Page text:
U.S. Sen. Mark R. Warner (D) declared victory over Ed Gillespie (R) late Tuesday in a remarkably close contest for a second term that is likely to tarnish the Democrat’s image as an untouchable force in Virginia politics.

The contest was so close that Warner’s opponent declined to concede, but the Democrat promised to serve a second term working across the aisle with a new Republican majority in the Senate.

“It was a hard-fought race. It went a little longer than we thought,” Warner said. “I’ll work with anyone — Democrat, Republican, independent, you name it — if we’re going to make sure we get our country’s problems fixed.”

With nearly all the precincts reporting early Wednesday, Warner had 49 percent of the vote, just slightly ahead of Gillespie at 48.5 percent.

The outcome represented a shocking reversal of Warner’s sweeping victory in 2008, which first propelled the former governor into the Senate. A recount is possible, and Gillespie didn’t rule out requesting one in remarks to supporters late Tuesday.

A blue Virginia tide turns red for 2014

“Obviously, we are going to accept whatever is the final outcome,” the Republican said. “But I owe it to the voters of Virginia, owe it to all of you, to make sure that the outcome is final before we make any final decisions on this end.”

The race came against a national backdrop that was expected to be bad for Democrats, especially for incumbents with close ties with President Obama and his trouble-plagued health-care law. But Warner had been expected to escape that fate, with polls giving him an increasingly narrow but consistent lead through the final days of the race.

The moderate image that twice carried Warner to victory perhaps no longer plays well in a state and country that have grown more polarized since his race for governor in 2001. He lost support in rural areas that once solidly backed him while failing to inspire Democrats to turn out in droves.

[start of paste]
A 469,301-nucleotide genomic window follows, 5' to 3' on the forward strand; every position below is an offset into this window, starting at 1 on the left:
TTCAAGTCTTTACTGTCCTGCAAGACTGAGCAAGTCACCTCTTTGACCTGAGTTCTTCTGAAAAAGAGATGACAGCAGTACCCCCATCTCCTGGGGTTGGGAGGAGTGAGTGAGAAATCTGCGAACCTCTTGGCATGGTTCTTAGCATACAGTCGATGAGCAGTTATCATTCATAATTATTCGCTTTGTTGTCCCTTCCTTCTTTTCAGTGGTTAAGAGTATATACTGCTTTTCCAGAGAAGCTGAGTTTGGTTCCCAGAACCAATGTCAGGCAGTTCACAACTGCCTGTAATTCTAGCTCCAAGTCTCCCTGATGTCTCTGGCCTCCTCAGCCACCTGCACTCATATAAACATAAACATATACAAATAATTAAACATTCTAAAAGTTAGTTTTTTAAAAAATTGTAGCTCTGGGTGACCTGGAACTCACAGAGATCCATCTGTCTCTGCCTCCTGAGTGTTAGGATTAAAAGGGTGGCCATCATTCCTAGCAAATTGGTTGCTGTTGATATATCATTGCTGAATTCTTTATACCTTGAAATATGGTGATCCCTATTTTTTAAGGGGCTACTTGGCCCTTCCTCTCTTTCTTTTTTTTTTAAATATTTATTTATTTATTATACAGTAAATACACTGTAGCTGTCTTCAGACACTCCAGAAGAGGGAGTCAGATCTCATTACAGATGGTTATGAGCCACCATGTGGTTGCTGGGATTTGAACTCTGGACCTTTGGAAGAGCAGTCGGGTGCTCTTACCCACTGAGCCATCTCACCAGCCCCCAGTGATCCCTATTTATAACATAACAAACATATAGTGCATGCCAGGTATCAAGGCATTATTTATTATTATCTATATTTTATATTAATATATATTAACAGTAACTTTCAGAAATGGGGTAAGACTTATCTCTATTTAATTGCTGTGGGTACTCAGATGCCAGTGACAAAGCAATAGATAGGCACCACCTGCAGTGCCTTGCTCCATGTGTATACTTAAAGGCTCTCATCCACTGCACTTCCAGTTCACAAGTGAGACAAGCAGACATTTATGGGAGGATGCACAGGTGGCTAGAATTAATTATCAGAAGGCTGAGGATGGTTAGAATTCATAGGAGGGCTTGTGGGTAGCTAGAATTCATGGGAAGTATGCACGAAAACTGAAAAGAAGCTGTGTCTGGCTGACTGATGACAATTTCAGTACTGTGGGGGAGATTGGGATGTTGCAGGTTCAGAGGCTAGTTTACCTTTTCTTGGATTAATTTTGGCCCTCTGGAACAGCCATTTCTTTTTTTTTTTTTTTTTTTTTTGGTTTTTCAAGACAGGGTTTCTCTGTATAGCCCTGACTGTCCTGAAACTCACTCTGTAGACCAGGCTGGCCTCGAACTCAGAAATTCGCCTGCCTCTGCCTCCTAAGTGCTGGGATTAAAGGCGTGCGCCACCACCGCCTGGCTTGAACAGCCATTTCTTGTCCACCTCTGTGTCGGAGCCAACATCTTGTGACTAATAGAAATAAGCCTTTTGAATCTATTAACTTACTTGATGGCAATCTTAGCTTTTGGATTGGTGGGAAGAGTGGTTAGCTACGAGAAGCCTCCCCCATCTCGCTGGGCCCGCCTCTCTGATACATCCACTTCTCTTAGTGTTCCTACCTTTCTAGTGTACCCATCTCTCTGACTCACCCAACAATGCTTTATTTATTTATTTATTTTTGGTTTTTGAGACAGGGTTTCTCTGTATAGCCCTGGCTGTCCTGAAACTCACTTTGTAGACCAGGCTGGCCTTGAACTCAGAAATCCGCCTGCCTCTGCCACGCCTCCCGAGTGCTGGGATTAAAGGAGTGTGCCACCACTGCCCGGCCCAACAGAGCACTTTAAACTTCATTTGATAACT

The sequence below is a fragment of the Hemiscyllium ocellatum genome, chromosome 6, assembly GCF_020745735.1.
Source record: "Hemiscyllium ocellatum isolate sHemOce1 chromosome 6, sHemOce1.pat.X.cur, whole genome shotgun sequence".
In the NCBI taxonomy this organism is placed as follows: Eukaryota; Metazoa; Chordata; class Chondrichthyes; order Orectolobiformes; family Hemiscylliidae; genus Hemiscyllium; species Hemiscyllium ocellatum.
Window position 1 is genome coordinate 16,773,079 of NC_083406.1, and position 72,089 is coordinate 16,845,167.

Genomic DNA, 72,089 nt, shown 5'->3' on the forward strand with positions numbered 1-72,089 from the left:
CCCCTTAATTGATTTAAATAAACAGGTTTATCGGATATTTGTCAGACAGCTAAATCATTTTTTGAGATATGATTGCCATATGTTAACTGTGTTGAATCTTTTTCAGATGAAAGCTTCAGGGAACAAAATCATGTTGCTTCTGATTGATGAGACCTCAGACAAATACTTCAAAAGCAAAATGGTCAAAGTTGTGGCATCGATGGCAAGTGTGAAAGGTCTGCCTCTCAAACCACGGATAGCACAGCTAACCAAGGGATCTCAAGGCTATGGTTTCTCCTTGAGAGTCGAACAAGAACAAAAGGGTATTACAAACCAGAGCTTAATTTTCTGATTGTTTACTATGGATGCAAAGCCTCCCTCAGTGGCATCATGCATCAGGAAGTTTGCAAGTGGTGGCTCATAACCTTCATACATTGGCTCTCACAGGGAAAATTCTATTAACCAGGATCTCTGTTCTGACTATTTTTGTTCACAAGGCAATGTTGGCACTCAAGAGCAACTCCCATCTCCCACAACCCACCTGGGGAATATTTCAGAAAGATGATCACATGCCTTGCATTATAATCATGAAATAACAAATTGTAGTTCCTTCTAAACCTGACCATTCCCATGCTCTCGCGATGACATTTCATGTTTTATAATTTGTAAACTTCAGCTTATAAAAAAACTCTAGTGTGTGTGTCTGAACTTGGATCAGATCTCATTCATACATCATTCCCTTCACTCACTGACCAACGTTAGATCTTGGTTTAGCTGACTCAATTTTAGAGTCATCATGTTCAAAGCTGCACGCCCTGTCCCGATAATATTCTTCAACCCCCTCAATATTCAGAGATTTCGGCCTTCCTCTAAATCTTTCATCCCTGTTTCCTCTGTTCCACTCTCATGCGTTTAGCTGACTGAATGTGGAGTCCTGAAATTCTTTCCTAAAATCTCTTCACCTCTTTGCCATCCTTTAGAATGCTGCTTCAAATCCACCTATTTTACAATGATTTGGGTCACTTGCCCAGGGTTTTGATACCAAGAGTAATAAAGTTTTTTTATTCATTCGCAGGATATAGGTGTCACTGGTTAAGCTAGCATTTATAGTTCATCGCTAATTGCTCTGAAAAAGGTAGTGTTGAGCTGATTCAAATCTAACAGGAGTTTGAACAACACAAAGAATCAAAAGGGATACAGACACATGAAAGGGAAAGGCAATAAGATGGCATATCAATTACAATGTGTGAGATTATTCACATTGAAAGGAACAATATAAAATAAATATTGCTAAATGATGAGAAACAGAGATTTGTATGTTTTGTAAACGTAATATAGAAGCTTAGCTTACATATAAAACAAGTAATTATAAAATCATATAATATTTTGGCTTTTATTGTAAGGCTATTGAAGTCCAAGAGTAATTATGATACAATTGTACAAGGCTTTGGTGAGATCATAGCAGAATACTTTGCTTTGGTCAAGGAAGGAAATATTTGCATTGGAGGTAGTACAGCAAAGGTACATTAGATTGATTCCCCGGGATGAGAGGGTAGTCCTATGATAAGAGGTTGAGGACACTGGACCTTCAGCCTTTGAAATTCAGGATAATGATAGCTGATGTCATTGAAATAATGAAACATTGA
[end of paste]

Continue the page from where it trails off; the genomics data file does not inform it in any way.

This year, the senator saw his support in rural Virginia drop off sharply. He had forged ties to Southside and Southwest even before he ran for governor, earning goodwill in the economically depressed regions as a job-creating entrepreneur. Dave “Mudcat” Saunders, a Democratic strategist who helped craft Warner’s rural strategy for his gubernatorial run 13 years ago, attributed that drop to antipathy toward the president, in part racially motivated.

“It breaks my heart to say it, because these are my people, but racism was a huge factor in this,” he said. “I think in many areas of rural Virginia, racism is still prevalent, and they dislike Obama more than they like Mark Warner.”

Republicans have said the president’s policies and Warner’s support for them — especially a perceived “war on coal” and the Affordable Care Act — soured voters on both politicians.

“I like Gillespie. I think he’s a smart businessman. If I’m being truthful about it, I also like Warner. I just wish he was a Republican,” said Keith Davis, a retired Hanover County resident who voted for Gillespie. “Vote for him and you vote for Obama, and I don’t vote for Obama.”

Local election results

Gillespie’s chief line of attack was that Warner’s moderate image was just that — one that did not match reality. He said Warner had voted with the president 97 percent of the time, most notably for the Affordable Care Act.

That message seemed to convince voters that a man who has long billed himself as a business-friendly moderate was now too closely associated with national Democrats.

Late in the campaign, Warner also became tainted by a scandal related to the abrupt resignation of a Democratic state senator. Warner, one of several top Virginia Democrats who tried to dissuade the legislator from quitting the evenly divided state Senate, had discussed the possibility of a federal judgeship or private job for the lawmaker’s daughter.